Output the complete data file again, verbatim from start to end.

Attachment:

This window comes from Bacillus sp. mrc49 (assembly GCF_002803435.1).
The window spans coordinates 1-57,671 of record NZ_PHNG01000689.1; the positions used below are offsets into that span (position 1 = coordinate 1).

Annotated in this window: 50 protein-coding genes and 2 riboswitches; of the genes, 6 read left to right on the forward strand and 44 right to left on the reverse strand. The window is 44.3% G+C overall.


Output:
This window comes from Bacillus sp. mrc49 (assembly GCF_002803435.1).
The window spans coordinates 1-57,671 of record NZ_PHNG01000689.1; the positions used below are offsets into that span (position 1 = coordinate 1).

Annotated in this window: 50 protein-coding genes and 2 riboswitches; of the genes, 6 read left to right on the forward strand and 44 right to left on the reverse strand. The window is 44.3% G+C overall.